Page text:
The problem with these sorts of gifts, argues Gaffin, lies in the question of the sufficiency and closedness of the canon. Suppose that prophecy does continue today. What level of authority should be ascribed to it? If it is truly the utterances of the prophet guided by God, he reasons, should we not grant such utterances the same authority as the Scriptures (47)? Gaffin notes that those who hold to the continuation of these gifts generally assert that prophecy may be fallible and thus should not be given the same authority as the canon. Gaffin responds by countering that the Bible does not seem to support the notion of fallible prophecy as a possibility (48-52).
Moreover, the gifts of the Spirit were intended for the Apostolic Church as signs of God’s special activity during that period (56-58).
Open but Cautious
The “Open but Cautious” view is championed by Robert Saucy. He expresses the view that the Bible does not make clear whether specific miraculous gifts continue today or not. Thus, he remains open to continuation of these gifts, but cautious in their application and use.
Central to Saucy’s caution is the argument that miraculous gifts are centered around specific times and purposes within salvation history. Thus, according to Saucy, miraculous gifts act as signs of God’s activity within very specific contexts. The Apostolic Era is to be considered unique, and the expression of spiritual gifts during this time should not be read verbatim onto the present era (100-102). Moreover, the Biblical evidence for periods of miraculous activity is “uneven” and “particularly concentrated at certain times,” specifically “that of Moses and the Exodus, the ministries of Elijah and Elisha, and Christ and the apostles” (103). Miracles are thus to be understood explicitly as a “sign” with a specific purpose in mind to “give credibility to something” (105). Miracles are used to “authenticate” specific individuals in times of need (108).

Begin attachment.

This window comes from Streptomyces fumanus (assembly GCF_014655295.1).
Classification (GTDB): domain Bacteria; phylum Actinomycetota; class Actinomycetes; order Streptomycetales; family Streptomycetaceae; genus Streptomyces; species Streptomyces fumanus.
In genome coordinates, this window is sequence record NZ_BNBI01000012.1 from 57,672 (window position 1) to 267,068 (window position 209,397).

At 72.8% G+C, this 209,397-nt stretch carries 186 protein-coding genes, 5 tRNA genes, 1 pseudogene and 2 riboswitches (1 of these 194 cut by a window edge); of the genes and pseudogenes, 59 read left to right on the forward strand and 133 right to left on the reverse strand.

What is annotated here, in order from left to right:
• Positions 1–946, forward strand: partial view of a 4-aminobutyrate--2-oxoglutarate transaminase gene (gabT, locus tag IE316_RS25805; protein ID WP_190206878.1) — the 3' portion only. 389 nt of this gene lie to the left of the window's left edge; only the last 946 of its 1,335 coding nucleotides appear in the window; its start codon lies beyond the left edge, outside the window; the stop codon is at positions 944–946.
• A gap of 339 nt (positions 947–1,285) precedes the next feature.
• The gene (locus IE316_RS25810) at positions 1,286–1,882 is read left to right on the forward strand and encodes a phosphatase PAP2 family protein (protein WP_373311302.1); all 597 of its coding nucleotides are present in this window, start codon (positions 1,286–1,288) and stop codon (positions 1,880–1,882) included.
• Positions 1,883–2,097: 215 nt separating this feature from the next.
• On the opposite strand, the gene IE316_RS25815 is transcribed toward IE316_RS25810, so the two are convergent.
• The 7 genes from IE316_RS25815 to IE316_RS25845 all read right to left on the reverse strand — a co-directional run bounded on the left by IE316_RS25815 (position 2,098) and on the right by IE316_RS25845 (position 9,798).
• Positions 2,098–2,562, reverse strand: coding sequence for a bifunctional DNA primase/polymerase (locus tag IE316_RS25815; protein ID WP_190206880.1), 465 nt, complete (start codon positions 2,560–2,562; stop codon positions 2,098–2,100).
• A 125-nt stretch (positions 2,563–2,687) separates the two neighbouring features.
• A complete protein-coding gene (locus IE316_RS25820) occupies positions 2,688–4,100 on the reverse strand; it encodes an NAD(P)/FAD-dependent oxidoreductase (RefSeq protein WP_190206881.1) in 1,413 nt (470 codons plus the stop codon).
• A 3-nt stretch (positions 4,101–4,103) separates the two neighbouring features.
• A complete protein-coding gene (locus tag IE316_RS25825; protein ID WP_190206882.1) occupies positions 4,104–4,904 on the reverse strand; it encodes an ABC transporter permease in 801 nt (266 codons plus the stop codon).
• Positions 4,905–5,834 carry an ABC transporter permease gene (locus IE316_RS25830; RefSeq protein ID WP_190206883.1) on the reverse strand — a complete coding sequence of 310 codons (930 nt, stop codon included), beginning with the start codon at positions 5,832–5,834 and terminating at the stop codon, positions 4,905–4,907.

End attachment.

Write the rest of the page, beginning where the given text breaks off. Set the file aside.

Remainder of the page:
Saucy appeals to the history of the church to make his point. He argues that throughout the history of the church, there is little miraculous activity noted. Thus, although we should be open to the possibility that such gifts may manifest themselves, we should remain cautious of claims to that effect. Saucy concludes with a discussion of individual gifts and what the Bible teaches about them. Representative is his discussion of prophecy, which notes several clarifications regarding how it should be used and understood (including that it is to be done in an “orderly fashion” and that the content will be “edifying to the community”) (128).
C. Samuel Storms argues that miraculous gifts do continue today, but that the doctrine of “subsequence” should be rejected. Subsequence is the notion that after conversion, there is a “baptism in the Holy Spirit” which is initially experienced by speaking in tongues and manifests itself in various spiritual gifts (176).
Storms argues that cessationists misrepresent those who argue for continuation, for cessationists often appeal to the “infrequency” of the miraculous in order to argue against the notion of miraculous gifts. They argue that this demonstrates that such events are purely the actions of a sovereign God acting whenever God chooses. In contrast, Storms notes that God’s spontaneous action may indeed empower individuals and indeed that the intermittent nature of the practice of such gifts does not undermine their classification as spiritual gifts.
Storms further asserts that although miracles have indeed been used as signs, this fact does not allow one to reduce the miraculous gifts to being only signs and nothing else (188-189). Storms analyzes a number of major arguments for cessationism and finds them all wanting. In particular, Storms presses the notion that the Bible nowhere declares that the gifts found in the Apostolic period would have some cutoff time period.